"This will go a long way in ensuring tourism development does not only concentrate on Victoria Falls but spreads to the entire province", said the Minister of Tourism and Hospitality Industry, Hon Prisca Mupfumira while speaking during a consultative workshop on the National Tourism Sector Strategy (NTSS) in Victoria Falls.

Minister Mupfumira further emphasised that the designation of the region as a Special Economic Zone (SEZ) should not only concentrate on investment from outside the country while ignoring the local people at the grassroots level. The project will, upon successful implementation, enable the Victoria Falls Tourism Special Economic Zone to see the emergency of world class tourism and hospitality training institutions that will capture the attention of the entire SADC region.

She said Government through her ministry had shown preparedness and commitment to the development of the Victoria Falls Tourism Special Economic Zone by placing the project under the ministry's 100~day work programme.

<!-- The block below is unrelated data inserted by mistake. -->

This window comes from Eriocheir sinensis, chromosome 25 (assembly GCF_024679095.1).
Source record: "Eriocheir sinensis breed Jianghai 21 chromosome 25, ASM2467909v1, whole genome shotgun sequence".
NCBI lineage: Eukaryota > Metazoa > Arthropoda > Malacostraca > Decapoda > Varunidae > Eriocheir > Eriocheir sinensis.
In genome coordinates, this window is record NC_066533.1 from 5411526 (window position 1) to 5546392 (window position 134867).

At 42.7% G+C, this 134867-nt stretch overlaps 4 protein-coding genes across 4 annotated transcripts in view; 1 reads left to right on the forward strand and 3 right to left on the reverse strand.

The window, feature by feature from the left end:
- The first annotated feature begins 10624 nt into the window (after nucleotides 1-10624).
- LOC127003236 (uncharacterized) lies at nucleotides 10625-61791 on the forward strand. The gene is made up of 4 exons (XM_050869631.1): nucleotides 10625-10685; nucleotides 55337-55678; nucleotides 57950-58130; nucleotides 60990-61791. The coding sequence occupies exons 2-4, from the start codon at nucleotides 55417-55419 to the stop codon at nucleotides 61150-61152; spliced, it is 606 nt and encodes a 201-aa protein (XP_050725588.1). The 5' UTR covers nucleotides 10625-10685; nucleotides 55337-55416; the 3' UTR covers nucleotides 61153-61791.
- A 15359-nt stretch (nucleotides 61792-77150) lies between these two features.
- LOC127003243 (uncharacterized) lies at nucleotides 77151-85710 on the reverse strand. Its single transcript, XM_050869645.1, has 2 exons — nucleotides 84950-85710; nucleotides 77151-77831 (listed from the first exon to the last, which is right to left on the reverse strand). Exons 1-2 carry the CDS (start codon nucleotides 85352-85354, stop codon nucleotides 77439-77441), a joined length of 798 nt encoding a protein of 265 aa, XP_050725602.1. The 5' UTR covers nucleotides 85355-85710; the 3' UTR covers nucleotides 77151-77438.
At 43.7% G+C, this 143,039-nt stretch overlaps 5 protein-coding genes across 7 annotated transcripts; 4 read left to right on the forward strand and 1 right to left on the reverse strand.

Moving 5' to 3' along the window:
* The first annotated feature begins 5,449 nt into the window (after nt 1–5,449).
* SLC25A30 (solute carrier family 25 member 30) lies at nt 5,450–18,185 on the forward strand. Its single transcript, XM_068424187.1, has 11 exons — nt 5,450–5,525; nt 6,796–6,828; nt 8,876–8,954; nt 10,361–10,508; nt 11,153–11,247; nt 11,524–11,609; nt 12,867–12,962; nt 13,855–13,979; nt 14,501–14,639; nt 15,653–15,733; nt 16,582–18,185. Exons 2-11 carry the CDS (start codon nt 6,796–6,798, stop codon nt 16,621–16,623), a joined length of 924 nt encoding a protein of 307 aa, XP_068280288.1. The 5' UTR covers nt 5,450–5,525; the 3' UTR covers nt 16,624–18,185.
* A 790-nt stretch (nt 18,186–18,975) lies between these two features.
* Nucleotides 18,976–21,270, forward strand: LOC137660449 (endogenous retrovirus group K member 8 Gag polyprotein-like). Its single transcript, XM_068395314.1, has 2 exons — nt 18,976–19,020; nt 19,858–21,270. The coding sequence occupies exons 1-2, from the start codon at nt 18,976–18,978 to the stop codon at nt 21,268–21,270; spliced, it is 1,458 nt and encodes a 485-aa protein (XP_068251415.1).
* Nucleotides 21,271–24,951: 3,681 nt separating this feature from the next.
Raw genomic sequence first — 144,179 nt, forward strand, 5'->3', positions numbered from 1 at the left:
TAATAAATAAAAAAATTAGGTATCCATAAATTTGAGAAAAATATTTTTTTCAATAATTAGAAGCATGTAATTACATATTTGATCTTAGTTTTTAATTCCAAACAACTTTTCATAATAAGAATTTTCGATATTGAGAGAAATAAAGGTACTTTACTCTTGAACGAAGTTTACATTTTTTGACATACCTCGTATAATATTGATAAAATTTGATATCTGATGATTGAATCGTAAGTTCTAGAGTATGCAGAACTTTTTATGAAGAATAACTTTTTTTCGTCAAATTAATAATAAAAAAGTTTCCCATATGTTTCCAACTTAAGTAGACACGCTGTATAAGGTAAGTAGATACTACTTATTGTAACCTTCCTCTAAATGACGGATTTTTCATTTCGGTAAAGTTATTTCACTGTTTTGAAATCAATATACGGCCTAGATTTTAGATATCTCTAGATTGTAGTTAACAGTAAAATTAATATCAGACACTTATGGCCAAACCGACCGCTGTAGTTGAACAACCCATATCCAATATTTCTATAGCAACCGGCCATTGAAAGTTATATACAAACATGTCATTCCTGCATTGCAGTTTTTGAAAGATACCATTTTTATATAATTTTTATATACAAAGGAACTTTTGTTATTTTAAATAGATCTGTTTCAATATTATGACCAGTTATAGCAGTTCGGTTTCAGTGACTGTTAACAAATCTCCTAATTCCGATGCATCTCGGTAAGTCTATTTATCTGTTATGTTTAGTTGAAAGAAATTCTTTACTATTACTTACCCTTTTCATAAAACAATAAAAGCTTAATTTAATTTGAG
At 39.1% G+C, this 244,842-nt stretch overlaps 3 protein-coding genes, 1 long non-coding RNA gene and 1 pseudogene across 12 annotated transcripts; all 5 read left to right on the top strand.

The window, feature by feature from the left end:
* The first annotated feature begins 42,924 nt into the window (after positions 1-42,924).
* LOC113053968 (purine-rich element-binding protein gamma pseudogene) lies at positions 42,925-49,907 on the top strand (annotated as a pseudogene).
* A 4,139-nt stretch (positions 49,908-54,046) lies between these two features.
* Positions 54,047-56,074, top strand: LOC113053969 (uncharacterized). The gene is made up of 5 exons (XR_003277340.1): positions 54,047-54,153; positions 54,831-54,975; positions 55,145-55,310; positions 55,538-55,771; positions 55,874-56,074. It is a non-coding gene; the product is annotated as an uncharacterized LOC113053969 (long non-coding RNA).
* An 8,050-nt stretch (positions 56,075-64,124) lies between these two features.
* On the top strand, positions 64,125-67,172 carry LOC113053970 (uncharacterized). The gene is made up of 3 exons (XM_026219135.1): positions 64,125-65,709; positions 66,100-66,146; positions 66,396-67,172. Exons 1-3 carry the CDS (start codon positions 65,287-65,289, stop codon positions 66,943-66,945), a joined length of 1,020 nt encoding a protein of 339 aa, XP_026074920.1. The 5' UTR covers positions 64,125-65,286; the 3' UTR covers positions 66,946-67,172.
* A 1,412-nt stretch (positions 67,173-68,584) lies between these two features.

Hon Mupfumira also challenged the accommodation sector in Victoria Falls to seriously consider the domestic tourism market and not only be glued on international tourism, as it presents opportunity for economic growth and sustainability of the hospitality industry.

Presently, Victoria Falls has 1 781 rooms and hotels constitute 1 125 of the rooms while the remaining balance being lodges and other accommodation facilities.

The project which was funded at the tune of US$80k saw the training of women and youth residents in Victoria Falls in housekeeping, food and beverage services, food preparation, tour guiding and business management for Small to Medium Enterprises (SMEs) and women co~operatives in the tourism sector.

This development by the Tourism sector in Zimbabwe through Government's adoption of the Victoria Falls Tourism Special Economic Zone will see a boost in arrivals not only for Victoria Falls but also stimulate growth for tourism for other towns along the railway line corridors such as Gwanda.

Source: Adoption of Victoria Falls (SEZ) to boost tourism arrivals in marginalised Mat North (16/02/18)